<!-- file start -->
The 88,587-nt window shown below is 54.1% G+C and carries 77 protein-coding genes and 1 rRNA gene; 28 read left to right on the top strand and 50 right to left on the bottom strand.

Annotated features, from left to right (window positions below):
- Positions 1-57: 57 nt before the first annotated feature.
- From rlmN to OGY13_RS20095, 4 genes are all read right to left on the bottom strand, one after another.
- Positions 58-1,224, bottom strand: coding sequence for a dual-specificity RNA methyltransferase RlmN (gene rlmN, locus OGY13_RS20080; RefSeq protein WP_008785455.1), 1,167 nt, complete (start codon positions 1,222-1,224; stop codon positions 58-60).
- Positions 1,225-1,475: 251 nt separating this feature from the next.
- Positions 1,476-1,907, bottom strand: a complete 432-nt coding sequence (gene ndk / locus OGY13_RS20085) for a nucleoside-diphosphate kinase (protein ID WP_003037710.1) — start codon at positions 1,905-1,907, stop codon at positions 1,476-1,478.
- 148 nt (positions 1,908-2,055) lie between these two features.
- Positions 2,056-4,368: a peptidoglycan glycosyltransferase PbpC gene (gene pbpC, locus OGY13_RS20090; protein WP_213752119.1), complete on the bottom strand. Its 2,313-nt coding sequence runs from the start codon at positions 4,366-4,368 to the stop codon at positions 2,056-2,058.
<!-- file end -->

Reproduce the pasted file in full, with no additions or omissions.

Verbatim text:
The 88,587-nt window shown below is 54.1% G+C and carries 77 protein-coding genes and 1 rRNA gene; 28 read left to right on the top strand and 50 right to left on the bottom strand.

Annotated features, from left to right (window positions below):
- Positions 1-57: 57 nt before the first annotated feature.
- From rlmN to OGY13_RS20095, 4 genes are all read right to left on the bottom strand, one after another.
- Positions 58-1,224, bottom strand: coding sequence for a dual-specificity RNA methyltransferase RlmN (gene rlmN, locus OGY13_RS20080; RefSeq protein WP_008785455.1), 1,167 nt, complete (start codon positions 1,222-1,224; stop codon positions 58-60).
- Positions 1,225-1,475: 251 nt separating this feature from the next.
- Positions 1,476-1,907, bottom strand: a complete 432-nt coding sequence (gene ndk / locus OGY13_RS20085) for a nucleoside-diphosphate kinase (protein ID WP_003037710.1) — start codon at positions 1,905-1,907, stop codon at positions 1,476-1,478.
- 148 nt (positions 1,908-2,055) lie between these two features.
- Positions 2,056-4,368: a peptidoglycan glycosyltransferase PbpC gene (gene pbpC, locus OGY13_RS20090; protein WP_213752119.1), complete on the bottom strand. Its 2,313-nt coding sequence runs from the start codon at positions 4,366-4,368 to the stop codon at positions 2,056-2,058.